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Nutrition & Fitness Newsletter

Manage Your Mind

Are you concerned about your memory?  Various health conditions, nutrient deficiencies, stress, infections or thyroid issues can contribute to memory impairment.  Foremost, it's best to check if these are normal memory glitches due to age or abnormal due to other health conditions.  If you're concerned about memory issues get tested by a professional to rule out any health conditions and begin necessary treatment if needed.  Here's what you can do now to preserve your memory through diet, exercise and reducing emotional stress.

  • Healthy Diet — Feed your brain the same way you feed your body.  It's similar to a healthy heart diet of beneficial fats and fiber, with lots of vegetables and fruit.  Eat to manage cholesterol, blood pressure and diabetes or blood sugar.  This type of diet will manage the vascular system to your brain as well as your heart.

  • Omega-3 Fatty Acids — These are the healthy fats that are anti-inflammatory.  Omega-3 fatty acids are essential fats that need to be in our diet since our bodies can't generate this type of fat.  Omega-3 fats have Docosahexaenoic acid (DHA) which is especially beneficial to the brain for cognitive function and brain health.  A few food sources of these fats are walnuts, chia seeds, flax seeds, flax seed oil and fatty fish such as salmon.

  • Vitamin D — In one large study, those who had low levels of vitamin D had twice the risk of developing dementia or Alzheimer's disease.  Our bodies will make vitamin D with sun exposure.  Living in the Pacific Northwest or using sunscreen can limit the generation of vitamin D.  Please don't skip the sunscreen as this is important for skin cancer prevention.  Consider talking to a healthcare professional regarding vitamin D supplementation or other ways to increase vitamin D if you are deficient.

  • B-Vitamin Deficiencies – Most common B vitamin deficiencies can manifest in memory loss and problems with concentration.  These B-vitamins are mainly B12 and B1 (thiamine) but other B-vitamins can present similar symptoms.  Some food sources of B12 are shellfish, meats, milk, yogurt and some fortified foods.  Some food sources of thiamine are whole grains, eggs, fish, poultry and green leafy vegetables.  If necessary a B-complex supplement may help if there's a deficiency or if your diet is lacking in these foods.

  • Increase Antioxidants — Antioxidants prevent free-radical cellular damage in the body and that includes brain cells.  We are most familiar with antioxidants for cancer prevention.  A diet rich in colorful fruits and vegetables is great way increase intake of antioxidants.

  • Exercise — As noted previously, risk factors for cardiovascular disease such as unhealthy cholesterol levels, blood pressure and diabetes can affect brain health.  Exercise can reduce those risk factors and improve vascular function.  Both aerobic exercise and resistance exercise are good for the brain leading to growth of new blood vessels and new neural connections.  You're never too old to start exercising.  It's a matter of finding the right kind of exercise for you.  Most importantly, it should be an exercise program that you will do consistently.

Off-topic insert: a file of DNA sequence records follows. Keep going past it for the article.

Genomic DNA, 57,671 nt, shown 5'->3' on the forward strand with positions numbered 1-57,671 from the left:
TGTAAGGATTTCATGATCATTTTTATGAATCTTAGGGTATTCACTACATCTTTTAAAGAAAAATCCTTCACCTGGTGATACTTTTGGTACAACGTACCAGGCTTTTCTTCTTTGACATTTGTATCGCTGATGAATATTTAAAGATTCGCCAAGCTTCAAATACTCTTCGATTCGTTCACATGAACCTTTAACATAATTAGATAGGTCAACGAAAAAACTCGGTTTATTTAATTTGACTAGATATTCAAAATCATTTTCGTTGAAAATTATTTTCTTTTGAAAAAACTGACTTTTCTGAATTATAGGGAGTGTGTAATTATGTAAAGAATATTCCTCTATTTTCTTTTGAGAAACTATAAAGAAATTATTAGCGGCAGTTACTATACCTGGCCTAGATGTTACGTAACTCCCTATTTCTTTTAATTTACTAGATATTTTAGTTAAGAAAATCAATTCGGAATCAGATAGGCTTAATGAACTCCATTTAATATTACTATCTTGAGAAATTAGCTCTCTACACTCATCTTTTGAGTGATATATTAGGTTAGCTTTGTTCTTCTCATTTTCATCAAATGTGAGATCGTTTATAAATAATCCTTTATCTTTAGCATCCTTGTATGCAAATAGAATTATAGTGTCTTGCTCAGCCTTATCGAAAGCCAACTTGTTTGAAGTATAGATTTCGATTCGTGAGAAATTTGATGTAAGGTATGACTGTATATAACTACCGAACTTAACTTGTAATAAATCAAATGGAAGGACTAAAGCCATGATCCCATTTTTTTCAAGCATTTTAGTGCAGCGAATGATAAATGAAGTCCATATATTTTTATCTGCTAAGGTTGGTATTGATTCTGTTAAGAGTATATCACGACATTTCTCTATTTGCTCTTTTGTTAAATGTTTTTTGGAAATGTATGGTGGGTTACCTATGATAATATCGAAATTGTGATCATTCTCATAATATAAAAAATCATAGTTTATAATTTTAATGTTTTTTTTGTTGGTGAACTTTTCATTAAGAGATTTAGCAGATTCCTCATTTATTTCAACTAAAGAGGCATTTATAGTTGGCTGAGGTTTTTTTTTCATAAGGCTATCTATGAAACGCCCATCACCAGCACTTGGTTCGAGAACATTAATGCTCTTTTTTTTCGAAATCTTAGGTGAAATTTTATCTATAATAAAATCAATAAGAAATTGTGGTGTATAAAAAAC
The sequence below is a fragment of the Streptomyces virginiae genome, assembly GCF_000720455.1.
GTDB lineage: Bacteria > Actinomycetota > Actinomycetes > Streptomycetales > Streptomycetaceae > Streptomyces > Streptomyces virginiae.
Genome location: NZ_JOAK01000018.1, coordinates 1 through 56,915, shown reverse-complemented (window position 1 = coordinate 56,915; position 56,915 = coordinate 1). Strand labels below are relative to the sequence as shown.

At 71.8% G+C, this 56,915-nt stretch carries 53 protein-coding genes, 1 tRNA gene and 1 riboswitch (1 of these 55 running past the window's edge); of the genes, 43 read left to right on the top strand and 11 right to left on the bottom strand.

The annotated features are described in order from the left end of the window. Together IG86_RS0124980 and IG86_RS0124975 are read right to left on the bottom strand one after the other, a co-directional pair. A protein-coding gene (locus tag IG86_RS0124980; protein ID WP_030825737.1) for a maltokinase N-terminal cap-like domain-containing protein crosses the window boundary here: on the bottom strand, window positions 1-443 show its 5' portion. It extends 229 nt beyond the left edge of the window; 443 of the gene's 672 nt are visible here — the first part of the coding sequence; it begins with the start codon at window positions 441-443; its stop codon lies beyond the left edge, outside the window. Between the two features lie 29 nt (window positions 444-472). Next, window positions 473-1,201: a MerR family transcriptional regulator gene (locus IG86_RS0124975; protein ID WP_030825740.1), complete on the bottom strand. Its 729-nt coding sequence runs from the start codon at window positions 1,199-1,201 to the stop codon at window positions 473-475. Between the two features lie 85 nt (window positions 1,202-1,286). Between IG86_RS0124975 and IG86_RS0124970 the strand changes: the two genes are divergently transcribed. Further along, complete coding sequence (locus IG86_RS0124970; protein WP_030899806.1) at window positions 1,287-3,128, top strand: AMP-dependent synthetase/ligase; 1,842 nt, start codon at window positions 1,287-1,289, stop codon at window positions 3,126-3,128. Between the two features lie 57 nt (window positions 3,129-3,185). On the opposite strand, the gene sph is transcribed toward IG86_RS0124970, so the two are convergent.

• Emotional Management — Stress, anxiety and depression; all of these can interfere with thinking and memory.  Addressing emotional health through relaxation therapy, counseling, meditation, exercise, support groups and/or medications are important ways to improve cognitive function.

If you're looking for an individualized approach to improving your life: from maintaining your brain, healthier food swaps, to ways to burn additional calories, eat well for the planet and incorporate "green exercise" into your routine, contact Sheri.
Happy Father's Day!

Here are few reasons to see a nutritionist/personal trainer/health coach: assess nutrient intake, disease prevention through diet, and exercise, maximize exercise performance, improve sleep quality, enhance mental clarity, optimize digestion and nutrient absorption, establish long-term healthy habits, meal planning for a whole foods diet and eat in a way to sustain the planet.  Please consider Sheri for nutrition counseling and/or fitness appointments to help you develop a healthier lifestyle for you and the planet. 


Probiotics for Your Brain and Metabolism

It appears the "good" bacteria in your gastrointestinal system has many more benefits besides improving immunity and digestion.  Recent studies show potential benefits of certain strains of probiotics for improving metabolism which could lead to better weight management, and for psychological health, reducing anxiety and depression.  It's a good reason to add fermented foods to your diet such as yogurt, kimchi, sauerkraut and other foods containing live, active cultures.

Sheri is a Certified Nutritionist with a master's degree in nutrition, with over 15 years of clinical counseling experience, an ACE-certified Personal Trainer with advanced certifications in medical exercise, senior fitness and health coaching.  All nutrition consultations include exercise guidance, dietary analysis and meal plans to meet your individual lifestyle, calorie and nutritional needs.

Free introductory 15-minute appointments are also available.

To schedule an appointment with Sheri Mar, email:  or call:  206.789.6440

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